There’s a strange and sometimes dreadful English film called ‘The Rebel’. Released in 1961 it tells the story of a talentless artist who quits his mind-numbing job as a clerk in London before taking off to Paris to follow his ‘vocation.’ Vocation isn’t really the right word; the ‘artist’ in question suffers from egocentric and fanciful delusions about art and who translates these ideas into what he comes to call the ‘infantile’ style. Indeed, he never paints anything more than utter rubbish.
But that’s not the point:
The film provides an excruciating caricature of art and certain accompanying discourses on art. Oddly enough, awful as it is, it ranked as the sixth most popular film seen by the British people during 1961. However it remains very interesting for three reasons:
First, the film succeeds in capturing an idea of Paris – an idea as to how Paris was a distinct city not just because of its fabulous architecture but also because of its intellectual and artistic culture. Paris had style: there are one or two scenes in which, for example, the viewer gets sight of a Parisien boulevard stretching away from the Arc de Triomphe; gracing the wide avenue – with its characteristic pattern of cobble stones – is, of course, a Citroen DS. We get a hint of Montmartre too; And then again there are references to the existentialists …
Second, the film portrays the ‘look’ of the avant garde in Paris at the onset of the 1960s. In fact, in many ways, that ‘look’ seems entirely contemporary. ‘The Rebel’ shows people that already look rather like hippies or glam-rock types or punks or the more interesting art students of today. One wears a silver/green lipstick; another has long purple hair … In fact, they look terrific. But how strange to realise that a look that seems so contemporary (so of the ‘now’) was actually portrayed over 50 years ago.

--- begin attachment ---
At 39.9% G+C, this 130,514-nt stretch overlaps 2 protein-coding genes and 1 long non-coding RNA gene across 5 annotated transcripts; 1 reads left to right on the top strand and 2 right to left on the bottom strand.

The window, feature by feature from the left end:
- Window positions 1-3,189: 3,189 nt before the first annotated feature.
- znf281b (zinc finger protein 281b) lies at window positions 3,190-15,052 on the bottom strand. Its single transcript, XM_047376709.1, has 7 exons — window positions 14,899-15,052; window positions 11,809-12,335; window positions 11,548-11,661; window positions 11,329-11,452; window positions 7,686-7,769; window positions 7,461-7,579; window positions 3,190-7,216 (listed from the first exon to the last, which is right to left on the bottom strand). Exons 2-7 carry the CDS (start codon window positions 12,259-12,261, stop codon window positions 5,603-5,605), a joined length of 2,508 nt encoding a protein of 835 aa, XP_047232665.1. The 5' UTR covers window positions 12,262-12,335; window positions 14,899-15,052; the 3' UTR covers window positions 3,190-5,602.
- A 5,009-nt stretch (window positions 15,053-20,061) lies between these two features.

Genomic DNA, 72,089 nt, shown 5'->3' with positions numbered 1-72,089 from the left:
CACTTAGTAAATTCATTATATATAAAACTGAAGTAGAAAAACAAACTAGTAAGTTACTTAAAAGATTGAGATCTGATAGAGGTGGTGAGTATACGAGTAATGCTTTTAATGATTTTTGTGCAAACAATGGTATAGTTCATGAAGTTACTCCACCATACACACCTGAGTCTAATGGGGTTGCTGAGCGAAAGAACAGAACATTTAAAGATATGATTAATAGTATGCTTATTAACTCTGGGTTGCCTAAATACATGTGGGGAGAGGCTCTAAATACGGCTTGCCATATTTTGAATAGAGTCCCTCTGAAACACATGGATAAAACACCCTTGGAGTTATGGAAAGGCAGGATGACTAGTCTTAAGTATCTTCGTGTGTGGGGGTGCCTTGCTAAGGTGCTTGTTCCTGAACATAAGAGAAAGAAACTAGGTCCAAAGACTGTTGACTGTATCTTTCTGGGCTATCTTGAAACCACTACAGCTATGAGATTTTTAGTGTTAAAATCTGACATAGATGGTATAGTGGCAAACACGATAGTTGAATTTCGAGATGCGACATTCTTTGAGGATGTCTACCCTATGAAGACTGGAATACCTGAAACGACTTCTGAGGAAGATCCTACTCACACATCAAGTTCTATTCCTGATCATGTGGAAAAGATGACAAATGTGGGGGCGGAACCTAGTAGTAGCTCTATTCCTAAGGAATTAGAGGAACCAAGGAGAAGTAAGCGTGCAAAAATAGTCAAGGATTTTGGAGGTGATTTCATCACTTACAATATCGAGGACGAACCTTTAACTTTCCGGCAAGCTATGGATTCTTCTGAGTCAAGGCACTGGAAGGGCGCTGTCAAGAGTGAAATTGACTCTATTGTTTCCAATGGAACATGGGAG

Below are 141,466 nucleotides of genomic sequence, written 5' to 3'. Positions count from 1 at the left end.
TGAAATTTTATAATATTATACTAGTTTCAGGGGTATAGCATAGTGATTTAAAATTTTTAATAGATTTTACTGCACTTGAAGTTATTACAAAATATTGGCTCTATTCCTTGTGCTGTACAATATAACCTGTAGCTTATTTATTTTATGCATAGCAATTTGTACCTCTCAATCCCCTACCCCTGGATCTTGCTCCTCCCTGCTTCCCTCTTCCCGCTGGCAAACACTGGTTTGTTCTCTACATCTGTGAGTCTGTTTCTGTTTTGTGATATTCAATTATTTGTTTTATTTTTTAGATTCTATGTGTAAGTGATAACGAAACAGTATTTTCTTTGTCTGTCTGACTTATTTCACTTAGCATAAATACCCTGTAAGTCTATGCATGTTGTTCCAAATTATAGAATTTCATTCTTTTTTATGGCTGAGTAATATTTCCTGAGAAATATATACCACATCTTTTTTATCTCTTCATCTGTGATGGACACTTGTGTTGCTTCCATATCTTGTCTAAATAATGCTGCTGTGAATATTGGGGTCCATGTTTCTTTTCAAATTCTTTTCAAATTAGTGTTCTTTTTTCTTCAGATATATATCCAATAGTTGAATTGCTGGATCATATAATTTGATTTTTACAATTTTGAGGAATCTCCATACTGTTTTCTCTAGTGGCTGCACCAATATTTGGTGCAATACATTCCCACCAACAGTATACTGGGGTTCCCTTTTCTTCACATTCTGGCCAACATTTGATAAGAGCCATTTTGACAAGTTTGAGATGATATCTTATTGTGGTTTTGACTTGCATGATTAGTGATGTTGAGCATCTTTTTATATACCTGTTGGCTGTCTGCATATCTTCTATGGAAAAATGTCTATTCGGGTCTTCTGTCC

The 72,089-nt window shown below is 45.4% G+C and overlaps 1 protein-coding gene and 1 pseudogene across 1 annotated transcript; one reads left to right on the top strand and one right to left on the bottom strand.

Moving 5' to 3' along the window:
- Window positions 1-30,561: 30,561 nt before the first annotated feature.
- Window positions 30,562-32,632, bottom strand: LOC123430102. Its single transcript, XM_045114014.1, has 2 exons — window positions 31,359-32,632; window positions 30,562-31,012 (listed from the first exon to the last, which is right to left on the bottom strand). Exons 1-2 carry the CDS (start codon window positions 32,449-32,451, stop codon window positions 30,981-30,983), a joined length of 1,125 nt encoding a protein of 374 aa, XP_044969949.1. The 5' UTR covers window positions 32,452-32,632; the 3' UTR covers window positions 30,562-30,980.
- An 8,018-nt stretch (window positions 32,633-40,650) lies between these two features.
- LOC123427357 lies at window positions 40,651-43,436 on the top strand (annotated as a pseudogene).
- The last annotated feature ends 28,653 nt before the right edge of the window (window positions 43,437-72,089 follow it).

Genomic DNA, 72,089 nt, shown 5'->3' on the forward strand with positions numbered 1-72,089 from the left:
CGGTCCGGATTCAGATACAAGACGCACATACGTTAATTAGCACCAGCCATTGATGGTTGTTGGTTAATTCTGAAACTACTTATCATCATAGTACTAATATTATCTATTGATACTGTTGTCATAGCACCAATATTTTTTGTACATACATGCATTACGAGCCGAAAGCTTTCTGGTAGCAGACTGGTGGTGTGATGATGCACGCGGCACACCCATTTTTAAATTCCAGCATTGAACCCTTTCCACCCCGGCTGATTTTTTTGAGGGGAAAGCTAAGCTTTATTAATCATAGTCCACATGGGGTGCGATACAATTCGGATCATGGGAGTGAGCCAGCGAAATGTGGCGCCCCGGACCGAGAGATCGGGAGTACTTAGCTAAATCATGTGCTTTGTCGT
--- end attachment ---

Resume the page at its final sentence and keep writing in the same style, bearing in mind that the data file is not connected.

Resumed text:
(Back then, we went to Paris because it was genuinely different from any other city. And we loved it because of that difference.)
Third, Tony Hancock, the lead actor in ‘The Rebel‘, animated his role (as the artist) by choosing a maniacal tone of voice and a relentless obnoxious mode of communication. His unpleasantly egregious portrayal struck me as an immediate precursor of the televisual Daleks. I was left wondering whether the creators of Doctor Who had taken some sort of inspiration from the film.